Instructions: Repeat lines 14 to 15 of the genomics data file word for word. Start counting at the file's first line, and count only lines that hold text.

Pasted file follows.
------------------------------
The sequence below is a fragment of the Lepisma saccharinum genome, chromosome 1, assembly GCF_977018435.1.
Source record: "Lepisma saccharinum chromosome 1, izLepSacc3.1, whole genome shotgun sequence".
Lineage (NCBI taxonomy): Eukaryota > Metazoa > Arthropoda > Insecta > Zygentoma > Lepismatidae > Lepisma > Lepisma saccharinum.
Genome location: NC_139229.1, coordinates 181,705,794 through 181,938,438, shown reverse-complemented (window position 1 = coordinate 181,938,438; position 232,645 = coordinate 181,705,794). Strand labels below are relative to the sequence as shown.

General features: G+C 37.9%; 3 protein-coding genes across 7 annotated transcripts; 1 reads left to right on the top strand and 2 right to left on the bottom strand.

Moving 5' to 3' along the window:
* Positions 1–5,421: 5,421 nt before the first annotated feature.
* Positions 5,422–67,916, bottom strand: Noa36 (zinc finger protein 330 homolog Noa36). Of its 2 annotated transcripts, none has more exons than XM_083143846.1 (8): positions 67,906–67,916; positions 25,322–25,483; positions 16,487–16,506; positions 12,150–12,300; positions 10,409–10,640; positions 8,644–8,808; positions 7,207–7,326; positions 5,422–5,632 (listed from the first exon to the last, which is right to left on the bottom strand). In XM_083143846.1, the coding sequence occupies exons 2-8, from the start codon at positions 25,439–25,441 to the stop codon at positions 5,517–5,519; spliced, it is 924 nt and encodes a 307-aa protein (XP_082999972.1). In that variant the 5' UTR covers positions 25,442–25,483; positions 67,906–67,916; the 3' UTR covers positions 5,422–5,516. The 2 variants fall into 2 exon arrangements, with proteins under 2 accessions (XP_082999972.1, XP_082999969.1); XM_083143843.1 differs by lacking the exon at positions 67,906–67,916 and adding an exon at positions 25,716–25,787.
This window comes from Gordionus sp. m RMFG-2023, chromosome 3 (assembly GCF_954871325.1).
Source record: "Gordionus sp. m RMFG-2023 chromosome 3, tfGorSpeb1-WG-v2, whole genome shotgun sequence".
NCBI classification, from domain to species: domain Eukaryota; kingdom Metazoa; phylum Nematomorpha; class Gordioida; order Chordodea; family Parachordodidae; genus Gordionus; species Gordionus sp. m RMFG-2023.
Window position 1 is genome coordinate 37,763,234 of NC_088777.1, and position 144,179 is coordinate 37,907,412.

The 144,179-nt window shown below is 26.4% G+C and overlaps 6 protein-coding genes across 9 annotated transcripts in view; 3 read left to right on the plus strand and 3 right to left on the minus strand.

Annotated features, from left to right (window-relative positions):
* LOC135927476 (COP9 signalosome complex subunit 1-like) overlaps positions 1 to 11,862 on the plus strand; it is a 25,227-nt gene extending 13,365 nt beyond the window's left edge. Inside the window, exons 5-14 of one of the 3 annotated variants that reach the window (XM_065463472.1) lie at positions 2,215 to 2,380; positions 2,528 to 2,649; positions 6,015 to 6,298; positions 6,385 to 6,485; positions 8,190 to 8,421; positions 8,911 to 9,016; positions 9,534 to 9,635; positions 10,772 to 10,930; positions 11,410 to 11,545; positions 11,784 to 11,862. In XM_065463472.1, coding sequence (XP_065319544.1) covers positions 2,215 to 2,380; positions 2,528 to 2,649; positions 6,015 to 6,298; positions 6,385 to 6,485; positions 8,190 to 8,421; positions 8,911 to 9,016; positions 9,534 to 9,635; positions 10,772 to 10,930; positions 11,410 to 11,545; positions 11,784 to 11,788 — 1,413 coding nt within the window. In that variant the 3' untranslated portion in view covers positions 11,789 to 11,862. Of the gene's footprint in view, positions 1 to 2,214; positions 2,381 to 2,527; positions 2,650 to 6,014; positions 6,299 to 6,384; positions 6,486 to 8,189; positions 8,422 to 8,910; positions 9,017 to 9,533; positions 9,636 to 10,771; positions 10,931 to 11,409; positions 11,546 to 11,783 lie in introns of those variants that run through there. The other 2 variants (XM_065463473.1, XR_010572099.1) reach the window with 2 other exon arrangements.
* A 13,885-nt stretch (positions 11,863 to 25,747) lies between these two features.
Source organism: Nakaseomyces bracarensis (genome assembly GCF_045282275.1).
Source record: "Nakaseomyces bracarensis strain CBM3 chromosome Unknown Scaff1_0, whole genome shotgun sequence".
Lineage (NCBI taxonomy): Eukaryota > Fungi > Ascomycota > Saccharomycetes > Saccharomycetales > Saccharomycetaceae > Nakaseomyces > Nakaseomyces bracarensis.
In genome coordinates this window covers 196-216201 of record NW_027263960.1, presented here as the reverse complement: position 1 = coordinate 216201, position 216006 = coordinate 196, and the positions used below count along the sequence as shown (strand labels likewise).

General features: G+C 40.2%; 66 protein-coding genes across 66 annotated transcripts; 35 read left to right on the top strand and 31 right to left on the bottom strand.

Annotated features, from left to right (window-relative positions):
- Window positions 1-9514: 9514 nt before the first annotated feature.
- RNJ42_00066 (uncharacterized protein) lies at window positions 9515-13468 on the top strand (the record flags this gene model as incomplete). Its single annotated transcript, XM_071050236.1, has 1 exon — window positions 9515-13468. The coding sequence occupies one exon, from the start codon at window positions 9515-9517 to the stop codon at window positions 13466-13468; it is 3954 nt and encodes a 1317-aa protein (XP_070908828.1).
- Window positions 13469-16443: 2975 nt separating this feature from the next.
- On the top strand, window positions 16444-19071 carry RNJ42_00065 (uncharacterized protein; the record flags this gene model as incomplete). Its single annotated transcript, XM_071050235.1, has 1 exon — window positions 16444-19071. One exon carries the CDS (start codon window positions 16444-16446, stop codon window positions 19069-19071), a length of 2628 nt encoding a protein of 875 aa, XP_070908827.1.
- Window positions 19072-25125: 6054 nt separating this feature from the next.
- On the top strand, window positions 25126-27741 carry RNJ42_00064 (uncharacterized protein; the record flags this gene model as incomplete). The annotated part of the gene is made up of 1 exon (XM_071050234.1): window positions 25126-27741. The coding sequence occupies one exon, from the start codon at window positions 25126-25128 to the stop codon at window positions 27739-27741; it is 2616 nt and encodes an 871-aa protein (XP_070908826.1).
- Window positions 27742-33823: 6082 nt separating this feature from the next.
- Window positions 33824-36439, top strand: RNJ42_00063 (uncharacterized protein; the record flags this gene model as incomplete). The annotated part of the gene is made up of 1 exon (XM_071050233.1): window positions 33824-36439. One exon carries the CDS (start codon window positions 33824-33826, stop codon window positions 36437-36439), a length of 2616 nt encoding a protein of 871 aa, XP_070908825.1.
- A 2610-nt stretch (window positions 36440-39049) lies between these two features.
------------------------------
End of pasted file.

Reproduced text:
Annotated features, from left to right (window-relative positions):
* LOC135927476 (COP9 signalosome complex subunit 1-like) overlaps positions 1 to 11,862 on the plus strand; it is a 25,227-nt gene extending 13,365 nt beyond the window's left edge. Inside the window, exons 5-14 of one of the 3 annotated variants that reach the window (XM_065463472.1) lie at positions 2,215 to 2,380; positions 2,528 to 2,649; positions 6,015 to 6,298; positions 6,385 to 6,485; positions 8,190 to 8,421; positions 8,911 to 9,016; positions 9,534 to 9,635; positions 10,772 to 10,930; positions 11,410 to 11,545; positions 11,784 to 11,862. In XM_065463472.1, coding sequence (XP_065319544.1) covers positions 2,215 to 2,380; positions 2,528 to 2,649; positions 6,015 to 6,298; positions 6,385 to 6,485; positions 8,190 to 8,421; positions 8,911 to 9,016; positions 9,534 to 9,635; positions 10,772 to 10,930; positions 11,410 to 11,545; positions 11,784 to 11,788 — 1,413 coding nt within the window. In that variant the 3' untranslated portion in view covers positions 11,789 to 11,862. Of the gene's footprint in view, positions 1 to 2,214; positions 2,381 to 2,527; positions 2,650 to 6,014; positions 6,299 to 6,384; positions 6,486 to 8,189; positions 8,422 to 8,910; positions 9,017 to 9,533; positions 9,636 to 10,771; positions 10,931 to 11,409; positions 11,546 to 11,783 lie in introns of those variants that run through there. The other 2 variants (XM_065463473.1, XR_010572099.1) reach the window with 2 other exon arrangements.